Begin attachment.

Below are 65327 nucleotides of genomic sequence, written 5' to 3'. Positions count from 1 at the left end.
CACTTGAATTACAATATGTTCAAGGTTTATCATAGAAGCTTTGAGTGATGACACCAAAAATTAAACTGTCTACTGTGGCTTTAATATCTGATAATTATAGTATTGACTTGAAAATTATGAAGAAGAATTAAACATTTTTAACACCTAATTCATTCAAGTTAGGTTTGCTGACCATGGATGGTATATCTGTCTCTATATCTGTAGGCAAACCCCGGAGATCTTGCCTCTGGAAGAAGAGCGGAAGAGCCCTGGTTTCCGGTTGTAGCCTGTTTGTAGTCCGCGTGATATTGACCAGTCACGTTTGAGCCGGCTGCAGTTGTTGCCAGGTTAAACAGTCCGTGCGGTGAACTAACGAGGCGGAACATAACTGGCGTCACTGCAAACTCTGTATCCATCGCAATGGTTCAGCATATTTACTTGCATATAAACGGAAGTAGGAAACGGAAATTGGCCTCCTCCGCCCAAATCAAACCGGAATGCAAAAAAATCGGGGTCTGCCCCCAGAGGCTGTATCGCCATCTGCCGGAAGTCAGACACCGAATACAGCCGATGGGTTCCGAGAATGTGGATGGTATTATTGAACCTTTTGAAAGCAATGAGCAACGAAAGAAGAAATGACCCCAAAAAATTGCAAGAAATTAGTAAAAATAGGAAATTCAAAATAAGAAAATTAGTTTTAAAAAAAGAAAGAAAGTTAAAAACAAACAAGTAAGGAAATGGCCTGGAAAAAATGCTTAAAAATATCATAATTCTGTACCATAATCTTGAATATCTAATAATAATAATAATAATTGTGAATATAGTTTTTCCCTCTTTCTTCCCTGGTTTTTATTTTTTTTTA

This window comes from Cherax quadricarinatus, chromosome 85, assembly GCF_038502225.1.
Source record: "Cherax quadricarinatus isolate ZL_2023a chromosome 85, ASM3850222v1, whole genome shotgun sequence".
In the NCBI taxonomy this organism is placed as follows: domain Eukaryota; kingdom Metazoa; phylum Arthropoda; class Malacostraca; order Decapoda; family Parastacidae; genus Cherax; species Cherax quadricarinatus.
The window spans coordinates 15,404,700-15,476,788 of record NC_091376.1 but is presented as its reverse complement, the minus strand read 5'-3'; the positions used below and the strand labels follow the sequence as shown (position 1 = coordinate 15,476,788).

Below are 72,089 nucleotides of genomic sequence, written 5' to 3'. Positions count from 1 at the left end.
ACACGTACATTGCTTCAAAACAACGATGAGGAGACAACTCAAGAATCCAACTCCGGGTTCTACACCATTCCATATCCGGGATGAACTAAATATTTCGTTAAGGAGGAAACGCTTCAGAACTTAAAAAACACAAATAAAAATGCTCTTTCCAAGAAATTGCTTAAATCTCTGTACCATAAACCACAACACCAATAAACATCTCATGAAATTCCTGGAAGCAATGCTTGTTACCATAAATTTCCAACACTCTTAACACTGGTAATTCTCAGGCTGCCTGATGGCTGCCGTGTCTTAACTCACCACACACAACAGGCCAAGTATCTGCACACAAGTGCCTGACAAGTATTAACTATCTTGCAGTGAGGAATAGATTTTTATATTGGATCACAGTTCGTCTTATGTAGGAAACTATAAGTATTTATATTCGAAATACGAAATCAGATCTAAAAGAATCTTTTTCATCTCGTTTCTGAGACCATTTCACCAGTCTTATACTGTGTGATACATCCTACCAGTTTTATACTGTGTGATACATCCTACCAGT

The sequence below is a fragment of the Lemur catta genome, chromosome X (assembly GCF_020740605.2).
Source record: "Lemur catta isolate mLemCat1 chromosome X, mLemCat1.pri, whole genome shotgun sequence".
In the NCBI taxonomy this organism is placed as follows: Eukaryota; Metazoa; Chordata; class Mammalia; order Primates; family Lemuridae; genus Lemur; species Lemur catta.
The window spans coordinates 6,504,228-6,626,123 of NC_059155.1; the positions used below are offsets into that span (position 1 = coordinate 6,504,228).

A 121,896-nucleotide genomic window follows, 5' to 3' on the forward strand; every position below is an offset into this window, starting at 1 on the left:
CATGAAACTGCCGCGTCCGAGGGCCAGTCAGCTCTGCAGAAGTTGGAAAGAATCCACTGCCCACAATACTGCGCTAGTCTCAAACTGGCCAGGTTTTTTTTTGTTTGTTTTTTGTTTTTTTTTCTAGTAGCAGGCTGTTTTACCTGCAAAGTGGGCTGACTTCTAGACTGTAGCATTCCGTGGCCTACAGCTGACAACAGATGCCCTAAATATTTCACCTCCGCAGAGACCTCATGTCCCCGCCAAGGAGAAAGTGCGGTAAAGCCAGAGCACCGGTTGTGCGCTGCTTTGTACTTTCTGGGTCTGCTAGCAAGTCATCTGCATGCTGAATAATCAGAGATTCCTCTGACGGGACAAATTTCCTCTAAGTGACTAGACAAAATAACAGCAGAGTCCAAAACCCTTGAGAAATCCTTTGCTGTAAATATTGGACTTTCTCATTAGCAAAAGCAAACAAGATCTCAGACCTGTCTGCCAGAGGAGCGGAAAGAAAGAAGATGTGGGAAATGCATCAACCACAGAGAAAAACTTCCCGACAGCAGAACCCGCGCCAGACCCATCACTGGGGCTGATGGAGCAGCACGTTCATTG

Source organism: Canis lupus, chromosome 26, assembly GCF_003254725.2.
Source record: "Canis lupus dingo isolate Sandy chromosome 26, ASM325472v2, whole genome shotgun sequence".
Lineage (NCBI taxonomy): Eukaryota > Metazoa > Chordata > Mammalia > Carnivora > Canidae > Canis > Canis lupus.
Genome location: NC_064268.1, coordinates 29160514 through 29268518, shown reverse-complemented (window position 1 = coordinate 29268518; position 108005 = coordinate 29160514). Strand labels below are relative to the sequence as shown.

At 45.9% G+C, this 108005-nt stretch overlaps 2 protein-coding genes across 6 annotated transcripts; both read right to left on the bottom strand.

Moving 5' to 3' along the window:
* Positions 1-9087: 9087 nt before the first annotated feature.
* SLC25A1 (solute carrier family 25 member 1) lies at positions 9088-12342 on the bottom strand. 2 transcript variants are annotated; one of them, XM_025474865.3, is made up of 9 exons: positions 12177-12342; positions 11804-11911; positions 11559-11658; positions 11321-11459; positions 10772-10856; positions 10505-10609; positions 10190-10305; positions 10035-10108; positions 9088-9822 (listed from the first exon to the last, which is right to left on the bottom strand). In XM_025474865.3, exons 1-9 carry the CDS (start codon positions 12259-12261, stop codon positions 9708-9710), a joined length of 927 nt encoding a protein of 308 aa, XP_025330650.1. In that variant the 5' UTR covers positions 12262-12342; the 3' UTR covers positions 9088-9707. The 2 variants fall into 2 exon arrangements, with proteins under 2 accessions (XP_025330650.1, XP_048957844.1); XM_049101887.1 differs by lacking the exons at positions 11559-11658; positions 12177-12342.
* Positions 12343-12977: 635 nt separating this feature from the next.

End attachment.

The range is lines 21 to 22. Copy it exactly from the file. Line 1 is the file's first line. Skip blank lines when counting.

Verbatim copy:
* Positions 1-9087: 9087 nt before the first annotated feature.
* SLC25A1 (solute carrier family 25 member 1) lies at positions 9088-12342 on the bottom strand. 2 transcript variants are annotated; one of them, XM_025474865.3, is made up of 9 exons: positions 12177-12342; positions 11804-11911; positions 11559-11658; positions 11321-11459; positions 10772-10856; positions 10505-10609; positions 10190-10305; positions 10035-10108; positions 9088-9822 (listed from the first exon to the last, which is right to left on the bottom strand). In XM_025474865.3, exons 1-9 carry the CDS (start codon positions 12259-12261, stop codon positions 9708-9710), a joined length of 927 nt encoding a protein of 308 aa, XP_025330650.1. In that variant the 5' UTR covers positions 12262-12342; the 3' UTR covers positions 9088-9707. The 2 variants fall into 2 exon arrangements, with proteins under 2 accessions (XP_025330650.1, XP_048957844.1); XM_049101887.1 differs by lacking the exons at positions 11559-11658; positions 12177-12342.